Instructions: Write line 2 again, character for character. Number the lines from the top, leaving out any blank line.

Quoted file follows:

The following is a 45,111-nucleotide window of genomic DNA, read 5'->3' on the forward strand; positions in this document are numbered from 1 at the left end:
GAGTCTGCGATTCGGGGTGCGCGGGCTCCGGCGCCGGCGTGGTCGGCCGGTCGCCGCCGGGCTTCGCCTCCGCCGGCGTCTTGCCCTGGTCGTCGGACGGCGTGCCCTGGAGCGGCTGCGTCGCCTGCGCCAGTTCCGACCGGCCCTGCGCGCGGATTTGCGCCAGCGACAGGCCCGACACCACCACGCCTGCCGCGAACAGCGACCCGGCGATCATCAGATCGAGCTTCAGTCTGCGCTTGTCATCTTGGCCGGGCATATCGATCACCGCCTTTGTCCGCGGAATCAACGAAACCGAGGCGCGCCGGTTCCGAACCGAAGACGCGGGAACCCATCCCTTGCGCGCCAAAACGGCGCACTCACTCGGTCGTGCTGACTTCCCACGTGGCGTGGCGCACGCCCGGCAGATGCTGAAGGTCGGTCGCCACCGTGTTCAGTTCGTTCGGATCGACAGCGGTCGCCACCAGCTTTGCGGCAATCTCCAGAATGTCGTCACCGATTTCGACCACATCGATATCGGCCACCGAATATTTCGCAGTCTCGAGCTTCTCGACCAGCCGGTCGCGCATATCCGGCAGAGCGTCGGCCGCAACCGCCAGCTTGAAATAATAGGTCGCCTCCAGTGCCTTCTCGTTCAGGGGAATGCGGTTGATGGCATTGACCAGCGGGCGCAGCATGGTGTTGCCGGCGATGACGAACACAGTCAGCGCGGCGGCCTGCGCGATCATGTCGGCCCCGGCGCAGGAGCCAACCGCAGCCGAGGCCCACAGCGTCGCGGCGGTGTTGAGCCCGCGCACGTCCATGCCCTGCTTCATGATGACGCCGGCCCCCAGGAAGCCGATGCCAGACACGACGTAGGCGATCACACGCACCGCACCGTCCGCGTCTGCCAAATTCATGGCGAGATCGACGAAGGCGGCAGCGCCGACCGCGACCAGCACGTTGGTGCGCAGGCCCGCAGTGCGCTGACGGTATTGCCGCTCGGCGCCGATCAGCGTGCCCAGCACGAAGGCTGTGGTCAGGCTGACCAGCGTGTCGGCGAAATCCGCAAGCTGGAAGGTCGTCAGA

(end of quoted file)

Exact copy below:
GAGTCTGCGATTCGGGGTGCGCGGGCTCCGGCGCCGGCGTGGTCGGCCGGTCGCCGCCGGGCTTCGCCTCCGCCGGCGTCTTGCCCTGGTCGTCGGACGGCGTGCCCTGGAGCGGCTGCGTCGCCTGCGCCAGTTCCGACCGGCCCTGCGCGCGGATTTGCGCCAGCGACAGGCCCGACACCACCACGCCTGCCGCGAACAGCGACCCGGCGATCATCAGATCGAGCTTCAGTCTGCGCTTGTCATCTTGGCCGGGCATATCGATCACCGCCTTTGTCCGCGGAATCAACGAAACCGAGGCGCGCCGGTTCCGAACCGAAGACGCGGGAACCCATCCCTTGCGCGCCAAAACGGCGCACTCACTCGGTCGTGCTGACTTCCCACGTGGCGTGGCGCACGCCCGGCAGATGCTGAAGGTCGGTCGCCACCGTGTTCAGTTCGTTCGGATCGACAGCGGTCGCCACCAGCTTTGCGGCAATCTCCAGAATGTCGTCACCGATTTCGACCACATCGATATCGGCCACCGAATATTTCGCAGTCTCGAGCTTCTCGACCAGCCGGTCGCGCATATCCGGCAGAGCGTCGGCCGCAACCGCCAGCTTGAAATAATAGGTCGCCTCCAGTGCCTTCTCGTTCAGGGGAATGCGGTTGATGGCATTGACCAGCGGGCGCAGCATGGTGTTGCCGGCGATGACGAACACAGTCAGCGCGGCGGCCTGCGCGATCATGTCGGCCCCGGCGCAGGAGCCAACCGCAGCCGAGGCCCACAGCGTCGCGGCGGTGTTGAGCCCGCGCACGTCCATGCCCTGCTTCATGATGACGCCGGCCCCCAGGAAGCCGATGCCAGACACGACGTAGGCGATCACACGCACCGCACCGTCCGCGTCTGCCAAATTCATGGCGAGATCGACGAAGGCGGCAGCGCCGACCGCGACCAGCACGTTGGTGCGCAGGCCCGCAGTGCGCTGACGGTATTGCCGCTCGGCGCCGATCAGCGTGCCCAGCACGAAGGCTGTGGTCAGGCTGACCAGCGTGTCGGCGAAATCCGCAAGCTGGAAGGTCGTCAGA